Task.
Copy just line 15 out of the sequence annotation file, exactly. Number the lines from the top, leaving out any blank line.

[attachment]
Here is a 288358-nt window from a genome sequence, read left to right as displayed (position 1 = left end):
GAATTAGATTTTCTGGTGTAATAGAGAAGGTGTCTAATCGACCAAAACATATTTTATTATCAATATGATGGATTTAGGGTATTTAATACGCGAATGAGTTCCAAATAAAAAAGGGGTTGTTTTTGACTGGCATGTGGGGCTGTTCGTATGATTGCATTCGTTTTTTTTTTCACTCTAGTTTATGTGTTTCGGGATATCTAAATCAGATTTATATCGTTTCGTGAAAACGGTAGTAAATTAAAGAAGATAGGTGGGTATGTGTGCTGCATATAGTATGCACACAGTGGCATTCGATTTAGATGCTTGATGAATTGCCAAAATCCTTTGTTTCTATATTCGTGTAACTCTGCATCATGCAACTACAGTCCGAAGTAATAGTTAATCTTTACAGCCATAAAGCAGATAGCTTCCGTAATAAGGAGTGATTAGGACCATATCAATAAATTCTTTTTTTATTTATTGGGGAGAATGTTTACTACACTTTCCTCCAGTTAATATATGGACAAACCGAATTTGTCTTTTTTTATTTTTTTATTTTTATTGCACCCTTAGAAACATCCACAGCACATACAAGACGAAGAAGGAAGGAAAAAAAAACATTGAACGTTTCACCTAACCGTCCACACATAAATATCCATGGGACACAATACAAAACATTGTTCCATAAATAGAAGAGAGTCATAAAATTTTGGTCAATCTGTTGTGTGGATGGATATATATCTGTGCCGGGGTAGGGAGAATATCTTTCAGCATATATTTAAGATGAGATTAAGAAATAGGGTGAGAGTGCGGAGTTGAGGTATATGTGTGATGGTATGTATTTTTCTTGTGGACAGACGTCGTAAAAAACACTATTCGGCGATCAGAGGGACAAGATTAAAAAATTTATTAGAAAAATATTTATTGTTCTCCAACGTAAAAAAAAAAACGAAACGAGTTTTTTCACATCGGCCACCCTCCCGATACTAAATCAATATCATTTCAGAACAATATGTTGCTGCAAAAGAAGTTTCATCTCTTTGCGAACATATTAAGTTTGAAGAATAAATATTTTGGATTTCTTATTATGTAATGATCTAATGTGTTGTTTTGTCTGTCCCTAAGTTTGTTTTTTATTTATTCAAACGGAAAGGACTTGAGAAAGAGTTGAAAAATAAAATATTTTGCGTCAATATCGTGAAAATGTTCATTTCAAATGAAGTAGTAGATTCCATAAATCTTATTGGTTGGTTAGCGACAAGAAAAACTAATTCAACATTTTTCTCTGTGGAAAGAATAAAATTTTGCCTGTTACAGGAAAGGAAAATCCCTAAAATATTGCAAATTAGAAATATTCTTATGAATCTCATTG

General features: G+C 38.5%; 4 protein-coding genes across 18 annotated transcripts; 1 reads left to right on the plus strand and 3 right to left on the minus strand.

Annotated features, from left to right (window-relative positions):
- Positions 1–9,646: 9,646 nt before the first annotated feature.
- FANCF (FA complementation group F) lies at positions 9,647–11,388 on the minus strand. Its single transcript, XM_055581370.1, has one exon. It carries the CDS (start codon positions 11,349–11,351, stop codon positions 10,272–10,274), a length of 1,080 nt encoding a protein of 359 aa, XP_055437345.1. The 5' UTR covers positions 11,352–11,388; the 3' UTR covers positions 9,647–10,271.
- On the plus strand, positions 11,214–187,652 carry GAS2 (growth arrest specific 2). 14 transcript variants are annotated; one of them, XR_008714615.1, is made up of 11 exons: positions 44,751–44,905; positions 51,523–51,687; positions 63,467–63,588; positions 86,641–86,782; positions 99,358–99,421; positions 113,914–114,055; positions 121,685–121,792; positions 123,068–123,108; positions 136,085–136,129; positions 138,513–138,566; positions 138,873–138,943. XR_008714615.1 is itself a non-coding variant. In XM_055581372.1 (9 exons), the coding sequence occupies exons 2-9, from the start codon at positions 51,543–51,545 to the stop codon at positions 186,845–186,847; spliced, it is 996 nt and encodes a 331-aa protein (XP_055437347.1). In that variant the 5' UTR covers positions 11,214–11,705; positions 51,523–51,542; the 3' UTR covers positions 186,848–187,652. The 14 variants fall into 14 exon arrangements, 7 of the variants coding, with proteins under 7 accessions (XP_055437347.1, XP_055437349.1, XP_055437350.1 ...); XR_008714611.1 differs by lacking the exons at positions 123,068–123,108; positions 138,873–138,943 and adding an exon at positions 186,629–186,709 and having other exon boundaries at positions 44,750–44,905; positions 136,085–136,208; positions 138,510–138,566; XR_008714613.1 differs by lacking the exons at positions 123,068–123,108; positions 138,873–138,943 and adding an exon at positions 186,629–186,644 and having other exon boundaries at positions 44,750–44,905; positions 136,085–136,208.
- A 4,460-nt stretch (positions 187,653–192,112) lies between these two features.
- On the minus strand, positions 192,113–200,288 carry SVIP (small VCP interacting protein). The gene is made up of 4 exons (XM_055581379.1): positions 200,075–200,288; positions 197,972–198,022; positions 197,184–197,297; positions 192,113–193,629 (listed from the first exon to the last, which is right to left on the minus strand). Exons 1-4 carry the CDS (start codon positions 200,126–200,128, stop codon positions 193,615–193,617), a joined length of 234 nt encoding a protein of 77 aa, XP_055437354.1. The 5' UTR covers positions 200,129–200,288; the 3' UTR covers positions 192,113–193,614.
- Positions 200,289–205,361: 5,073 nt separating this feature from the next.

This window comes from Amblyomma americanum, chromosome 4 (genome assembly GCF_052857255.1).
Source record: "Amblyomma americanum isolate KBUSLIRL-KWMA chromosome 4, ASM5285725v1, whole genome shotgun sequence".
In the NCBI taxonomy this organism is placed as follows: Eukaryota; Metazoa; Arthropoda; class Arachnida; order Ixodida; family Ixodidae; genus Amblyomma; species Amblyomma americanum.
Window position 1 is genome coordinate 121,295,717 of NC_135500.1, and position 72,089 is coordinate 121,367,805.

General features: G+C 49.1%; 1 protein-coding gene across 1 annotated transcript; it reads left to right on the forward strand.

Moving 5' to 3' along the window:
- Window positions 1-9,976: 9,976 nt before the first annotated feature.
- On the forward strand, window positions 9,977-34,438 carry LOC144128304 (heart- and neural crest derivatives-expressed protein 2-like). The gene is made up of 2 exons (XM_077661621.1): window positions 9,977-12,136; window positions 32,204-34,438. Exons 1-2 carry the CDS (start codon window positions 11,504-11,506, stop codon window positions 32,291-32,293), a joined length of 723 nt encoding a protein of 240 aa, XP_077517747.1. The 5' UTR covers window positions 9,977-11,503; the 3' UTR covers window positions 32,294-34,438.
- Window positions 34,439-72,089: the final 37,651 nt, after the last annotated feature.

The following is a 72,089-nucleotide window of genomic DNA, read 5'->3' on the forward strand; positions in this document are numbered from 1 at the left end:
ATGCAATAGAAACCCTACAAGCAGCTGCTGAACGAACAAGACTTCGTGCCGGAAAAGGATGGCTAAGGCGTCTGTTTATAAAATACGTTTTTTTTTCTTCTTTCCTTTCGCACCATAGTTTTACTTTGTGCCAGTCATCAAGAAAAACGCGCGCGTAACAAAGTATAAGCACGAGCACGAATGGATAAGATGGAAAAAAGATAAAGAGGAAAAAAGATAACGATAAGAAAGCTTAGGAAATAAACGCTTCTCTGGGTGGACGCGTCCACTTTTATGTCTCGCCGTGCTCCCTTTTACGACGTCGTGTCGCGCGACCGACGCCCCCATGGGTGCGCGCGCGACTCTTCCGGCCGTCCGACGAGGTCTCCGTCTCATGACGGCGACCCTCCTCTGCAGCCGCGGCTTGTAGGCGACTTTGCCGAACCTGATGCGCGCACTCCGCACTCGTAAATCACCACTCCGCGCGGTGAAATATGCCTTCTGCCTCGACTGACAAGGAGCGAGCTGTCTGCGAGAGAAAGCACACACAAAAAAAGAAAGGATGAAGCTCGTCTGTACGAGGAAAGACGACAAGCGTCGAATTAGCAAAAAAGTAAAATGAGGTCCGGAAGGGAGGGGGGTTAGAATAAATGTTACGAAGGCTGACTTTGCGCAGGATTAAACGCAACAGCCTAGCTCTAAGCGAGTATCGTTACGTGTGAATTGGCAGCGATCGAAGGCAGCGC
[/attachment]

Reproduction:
General features: G+C 49.1%; 1 protein-coding gene across 1 annotated transcript; it reads left to right on the forward strand.